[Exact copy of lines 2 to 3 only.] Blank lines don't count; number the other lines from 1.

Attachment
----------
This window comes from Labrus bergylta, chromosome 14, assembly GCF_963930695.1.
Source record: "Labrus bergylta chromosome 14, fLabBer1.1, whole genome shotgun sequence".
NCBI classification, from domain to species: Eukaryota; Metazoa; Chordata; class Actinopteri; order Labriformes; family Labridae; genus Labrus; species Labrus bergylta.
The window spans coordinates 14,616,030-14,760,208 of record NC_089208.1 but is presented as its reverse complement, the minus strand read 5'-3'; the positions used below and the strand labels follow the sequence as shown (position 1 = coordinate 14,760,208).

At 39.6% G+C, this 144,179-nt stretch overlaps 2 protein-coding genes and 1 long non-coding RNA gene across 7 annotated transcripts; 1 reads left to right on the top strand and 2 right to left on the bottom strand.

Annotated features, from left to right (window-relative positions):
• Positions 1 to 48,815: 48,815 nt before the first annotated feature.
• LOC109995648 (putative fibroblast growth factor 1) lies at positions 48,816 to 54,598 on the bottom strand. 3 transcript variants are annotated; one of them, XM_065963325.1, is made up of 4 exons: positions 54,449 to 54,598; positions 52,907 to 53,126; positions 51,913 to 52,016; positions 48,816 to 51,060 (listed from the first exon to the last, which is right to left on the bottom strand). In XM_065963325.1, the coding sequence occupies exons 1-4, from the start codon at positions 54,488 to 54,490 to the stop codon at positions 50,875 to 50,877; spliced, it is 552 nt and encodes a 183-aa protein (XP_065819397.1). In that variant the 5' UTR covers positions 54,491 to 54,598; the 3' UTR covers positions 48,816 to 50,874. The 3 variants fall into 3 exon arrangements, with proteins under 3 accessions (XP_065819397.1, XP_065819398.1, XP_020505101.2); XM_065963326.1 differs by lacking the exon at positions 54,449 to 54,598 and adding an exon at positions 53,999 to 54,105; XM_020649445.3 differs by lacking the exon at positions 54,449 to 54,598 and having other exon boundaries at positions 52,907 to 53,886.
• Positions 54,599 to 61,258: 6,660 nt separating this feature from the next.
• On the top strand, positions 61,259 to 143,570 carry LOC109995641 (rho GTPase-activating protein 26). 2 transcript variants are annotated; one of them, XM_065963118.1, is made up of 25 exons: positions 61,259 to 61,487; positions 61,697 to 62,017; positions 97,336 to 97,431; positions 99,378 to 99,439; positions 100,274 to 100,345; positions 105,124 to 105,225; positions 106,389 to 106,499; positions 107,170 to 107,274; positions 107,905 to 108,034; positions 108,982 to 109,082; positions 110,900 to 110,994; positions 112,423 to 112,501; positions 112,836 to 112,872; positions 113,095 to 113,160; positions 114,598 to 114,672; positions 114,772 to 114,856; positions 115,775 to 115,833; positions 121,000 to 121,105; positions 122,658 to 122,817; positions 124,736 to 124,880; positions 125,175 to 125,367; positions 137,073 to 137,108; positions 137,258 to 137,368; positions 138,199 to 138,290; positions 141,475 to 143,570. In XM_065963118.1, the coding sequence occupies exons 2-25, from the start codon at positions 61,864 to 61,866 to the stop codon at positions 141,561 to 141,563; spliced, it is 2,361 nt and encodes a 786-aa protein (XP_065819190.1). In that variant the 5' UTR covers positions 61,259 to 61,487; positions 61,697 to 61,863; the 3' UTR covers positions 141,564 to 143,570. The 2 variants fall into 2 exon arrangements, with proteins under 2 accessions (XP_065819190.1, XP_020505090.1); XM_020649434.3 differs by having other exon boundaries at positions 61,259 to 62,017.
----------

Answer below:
Source record: "Labrus bergylta chromosome 14, fLabBer1.1, whole genome shotgun sequence".
NCBI classification, from domain to species: Eukaryota; Metazoa; Chordata; class Actinopteri; order Labriformes; family Labridae; genus Labrus; species Labrus bergylta.